Each year, around Christmas time, the district administrators come to each school to shake each teacher’s hand. We usually know the day they are coming, but not the time.
A few years ago, they came into a colleague’s class to shake her hand. While she was visiting with this small group of people for a few minutes, her class stood, formed a line and proceeded to go through all the administrators. As you can imagine, the students were giggling the whole time, the district administrators obliged, and my colleague was horrified.
Later, she wrote a single word on the board: decorum.
A few days ago, I was asked to finish teaching a music class that I normally accompany as the regular instructor had a dress rehearsal at the same time. In the transition, the students (ages 9-14) lost their minds a little and were messing around, plucking on string instruments when they should have been listening, talking when I was. I requested they hold their instruments in rest position and told them about this word they needed to know: decorum.
Decorum requires dignity and orderliness. It embodies civility.
Okay, you may be saying, what does this have to do with me? Or writing?
Say you are offering a critique on something that needs tremendous work. Instead of saying, “I didn’t like anything about this first part” you could explain “The story really picked up here”.
Or what if you get a bad review that makes you want to toilet paper the reviewer’s house? Decorum says you say nothing online, and if the review or critique is face to face, the words out of your mouth are always, and only, “Thank you.”
I recently entered a contest where people provided feedback first for a pitch, and second for the first 250 words. They didn’t charge for this contest, and every entry got three to four critiques. Some authors took to twitter telling the critiquers how wrong they were, that they didn’t understand the story, that they were obviously not qualified to give feedback.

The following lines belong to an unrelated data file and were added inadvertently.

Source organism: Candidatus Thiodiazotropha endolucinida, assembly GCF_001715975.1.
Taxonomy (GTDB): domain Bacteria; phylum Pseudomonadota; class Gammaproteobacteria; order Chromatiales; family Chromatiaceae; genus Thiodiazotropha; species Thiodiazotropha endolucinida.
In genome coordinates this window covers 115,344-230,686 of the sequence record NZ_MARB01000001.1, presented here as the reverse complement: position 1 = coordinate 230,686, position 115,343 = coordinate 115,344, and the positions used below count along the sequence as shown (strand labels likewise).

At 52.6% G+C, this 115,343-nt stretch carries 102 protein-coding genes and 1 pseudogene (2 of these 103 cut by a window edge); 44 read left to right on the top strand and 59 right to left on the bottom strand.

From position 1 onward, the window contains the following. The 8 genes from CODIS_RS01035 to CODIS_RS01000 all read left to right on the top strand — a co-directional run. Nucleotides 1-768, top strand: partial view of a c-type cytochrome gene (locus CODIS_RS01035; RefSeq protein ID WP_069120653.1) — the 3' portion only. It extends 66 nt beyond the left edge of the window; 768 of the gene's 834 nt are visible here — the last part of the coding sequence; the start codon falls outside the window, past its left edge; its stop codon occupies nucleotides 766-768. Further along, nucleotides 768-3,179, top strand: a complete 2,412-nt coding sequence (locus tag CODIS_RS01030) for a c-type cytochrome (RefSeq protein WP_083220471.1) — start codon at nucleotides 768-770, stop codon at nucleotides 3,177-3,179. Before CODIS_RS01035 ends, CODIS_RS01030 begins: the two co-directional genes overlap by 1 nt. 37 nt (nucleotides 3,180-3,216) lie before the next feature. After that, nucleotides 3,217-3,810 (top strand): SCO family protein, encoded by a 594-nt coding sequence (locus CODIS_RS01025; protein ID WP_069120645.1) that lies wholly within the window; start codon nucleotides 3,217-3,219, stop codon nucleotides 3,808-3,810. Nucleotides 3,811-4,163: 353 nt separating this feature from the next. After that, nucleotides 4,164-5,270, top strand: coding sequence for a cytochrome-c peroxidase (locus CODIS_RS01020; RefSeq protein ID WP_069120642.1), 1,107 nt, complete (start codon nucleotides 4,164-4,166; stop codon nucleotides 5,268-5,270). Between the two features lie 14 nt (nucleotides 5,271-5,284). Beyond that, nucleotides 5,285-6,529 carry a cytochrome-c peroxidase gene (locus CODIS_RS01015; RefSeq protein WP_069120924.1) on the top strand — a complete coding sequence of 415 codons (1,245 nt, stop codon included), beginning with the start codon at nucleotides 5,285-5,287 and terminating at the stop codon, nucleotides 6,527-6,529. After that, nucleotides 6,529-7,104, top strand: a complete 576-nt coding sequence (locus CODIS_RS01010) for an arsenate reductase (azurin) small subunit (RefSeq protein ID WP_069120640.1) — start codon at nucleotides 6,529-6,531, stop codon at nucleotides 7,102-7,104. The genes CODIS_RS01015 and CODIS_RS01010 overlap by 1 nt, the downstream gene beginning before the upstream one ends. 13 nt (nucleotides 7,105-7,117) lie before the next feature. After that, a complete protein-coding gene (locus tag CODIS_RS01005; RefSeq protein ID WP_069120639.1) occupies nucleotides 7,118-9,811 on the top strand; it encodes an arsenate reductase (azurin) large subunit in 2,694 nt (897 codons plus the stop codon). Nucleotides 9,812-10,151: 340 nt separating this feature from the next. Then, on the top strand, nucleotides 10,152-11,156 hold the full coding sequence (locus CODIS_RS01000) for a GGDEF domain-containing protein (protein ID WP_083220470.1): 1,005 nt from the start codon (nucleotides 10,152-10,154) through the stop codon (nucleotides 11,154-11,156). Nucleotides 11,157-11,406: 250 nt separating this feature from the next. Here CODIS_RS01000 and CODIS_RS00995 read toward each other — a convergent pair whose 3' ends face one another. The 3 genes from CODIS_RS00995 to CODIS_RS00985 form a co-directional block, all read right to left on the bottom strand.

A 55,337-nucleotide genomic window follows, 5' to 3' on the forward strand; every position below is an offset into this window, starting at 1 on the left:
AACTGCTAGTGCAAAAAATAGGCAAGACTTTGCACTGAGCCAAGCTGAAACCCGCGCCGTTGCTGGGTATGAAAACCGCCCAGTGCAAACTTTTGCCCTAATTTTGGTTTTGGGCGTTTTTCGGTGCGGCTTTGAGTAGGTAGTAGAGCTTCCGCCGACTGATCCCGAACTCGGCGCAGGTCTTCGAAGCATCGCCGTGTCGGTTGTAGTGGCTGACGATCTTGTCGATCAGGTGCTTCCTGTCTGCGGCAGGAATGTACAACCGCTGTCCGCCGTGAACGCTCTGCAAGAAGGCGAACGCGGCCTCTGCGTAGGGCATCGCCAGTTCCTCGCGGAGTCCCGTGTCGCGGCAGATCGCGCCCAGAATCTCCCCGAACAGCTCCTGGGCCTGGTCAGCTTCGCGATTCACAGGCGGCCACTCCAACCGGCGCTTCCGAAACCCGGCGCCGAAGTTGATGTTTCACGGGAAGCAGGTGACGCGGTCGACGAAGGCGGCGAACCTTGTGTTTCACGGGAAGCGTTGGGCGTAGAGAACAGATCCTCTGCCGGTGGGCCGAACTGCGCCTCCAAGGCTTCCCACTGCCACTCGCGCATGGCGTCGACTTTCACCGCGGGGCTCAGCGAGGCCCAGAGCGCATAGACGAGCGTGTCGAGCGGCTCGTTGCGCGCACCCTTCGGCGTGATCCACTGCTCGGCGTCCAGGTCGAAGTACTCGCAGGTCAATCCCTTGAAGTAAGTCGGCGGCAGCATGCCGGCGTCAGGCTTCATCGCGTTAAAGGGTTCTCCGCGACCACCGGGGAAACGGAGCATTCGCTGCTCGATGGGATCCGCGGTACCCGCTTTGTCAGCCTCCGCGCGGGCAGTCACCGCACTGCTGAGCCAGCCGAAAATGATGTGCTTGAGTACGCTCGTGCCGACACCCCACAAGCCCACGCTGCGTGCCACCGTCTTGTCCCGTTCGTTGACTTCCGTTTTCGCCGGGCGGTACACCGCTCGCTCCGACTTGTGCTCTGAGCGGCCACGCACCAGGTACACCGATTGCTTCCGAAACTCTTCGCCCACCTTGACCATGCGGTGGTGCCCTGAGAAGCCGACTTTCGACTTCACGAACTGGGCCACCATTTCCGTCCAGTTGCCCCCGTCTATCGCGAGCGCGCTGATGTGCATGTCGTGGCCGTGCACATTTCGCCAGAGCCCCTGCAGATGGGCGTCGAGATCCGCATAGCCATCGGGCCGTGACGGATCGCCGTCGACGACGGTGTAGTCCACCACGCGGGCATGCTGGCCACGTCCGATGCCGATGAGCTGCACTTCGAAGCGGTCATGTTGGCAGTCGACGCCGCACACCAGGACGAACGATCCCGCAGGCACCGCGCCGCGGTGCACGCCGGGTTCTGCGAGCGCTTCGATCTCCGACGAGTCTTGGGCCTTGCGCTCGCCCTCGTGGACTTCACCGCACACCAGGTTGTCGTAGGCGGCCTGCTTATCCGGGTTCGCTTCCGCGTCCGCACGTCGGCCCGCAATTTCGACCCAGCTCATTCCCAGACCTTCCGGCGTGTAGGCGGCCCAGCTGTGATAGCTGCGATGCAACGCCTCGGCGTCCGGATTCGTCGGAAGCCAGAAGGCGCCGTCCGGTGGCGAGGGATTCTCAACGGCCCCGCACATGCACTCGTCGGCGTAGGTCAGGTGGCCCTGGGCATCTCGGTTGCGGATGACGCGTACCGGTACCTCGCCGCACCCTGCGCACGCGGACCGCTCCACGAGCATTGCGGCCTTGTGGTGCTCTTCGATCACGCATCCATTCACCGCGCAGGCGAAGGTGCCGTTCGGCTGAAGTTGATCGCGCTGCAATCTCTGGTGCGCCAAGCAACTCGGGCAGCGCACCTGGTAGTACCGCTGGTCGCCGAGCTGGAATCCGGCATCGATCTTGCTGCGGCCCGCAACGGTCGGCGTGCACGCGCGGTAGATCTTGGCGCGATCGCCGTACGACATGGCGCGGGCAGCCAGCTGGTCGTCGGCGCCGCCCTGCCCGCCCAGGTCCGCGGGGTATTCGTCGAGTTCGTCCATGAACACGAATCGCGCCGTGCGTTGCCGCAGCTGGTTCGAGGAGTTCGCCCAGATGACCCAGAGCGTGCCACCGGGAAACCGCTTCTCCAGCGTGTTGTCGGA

Never mind the fact that the writing world is extraordinarily small and word travels fast. Never mind that these people are trying to help progress a work, striving to direct the writers to a path of greater success. There will always be critiques that we don’t agree with, but that is a quiet off-line conversation with trusted readers, not ever something to be vetted for the world to see.
But it goes beyond that. Decorum says you don’t interrupt a conversation. I attended a panel at a conference a few years ago and one person interrupted EVERY SINGLE PANELIST. Constantly. The hurt and frustration was clear on the other panelists faces, but it was also very uncomfortable for the moderator and many in attendance. And due to a lack of this author’s decorum, I have sworn I will never buy even one of their books.
But that decorum needs to be practiced in critiques as well. I have attended events as conferences where several people were assigned to a group to give and receive feedback on the first ten pages. Each time, there is one person who interrupts when it isn’t their turn to critique, and tries to defend everything the other readers have to say that isn’t a glowing praise of perfection. As you can imagine, the desire to say anything else decreases very quickly, and that author literally misses out on what they paid for.
As spring and summer progress, so does the opportunity to attend writing conferences, author events and the like. I would like to suggest that the first thing we pack in our bags is decorum – remember the work that goes into events, the considerations of the people teaching the classes, the efforts provided for critiques and feedback, and hand out the expressions of gratitude at least ten times as often as pitches, business cards and bookmarks.
Tasha Seegmiller is a mom to three kids and high school English teacher in Southern Utah. She writes contemporary women’s fiction with a dash of magic. Her loves include Diet Coke, owls, chocolate and cinnamon bears. She is the managing editor for the Women’s Fiction Writers Association quarterly newsletter.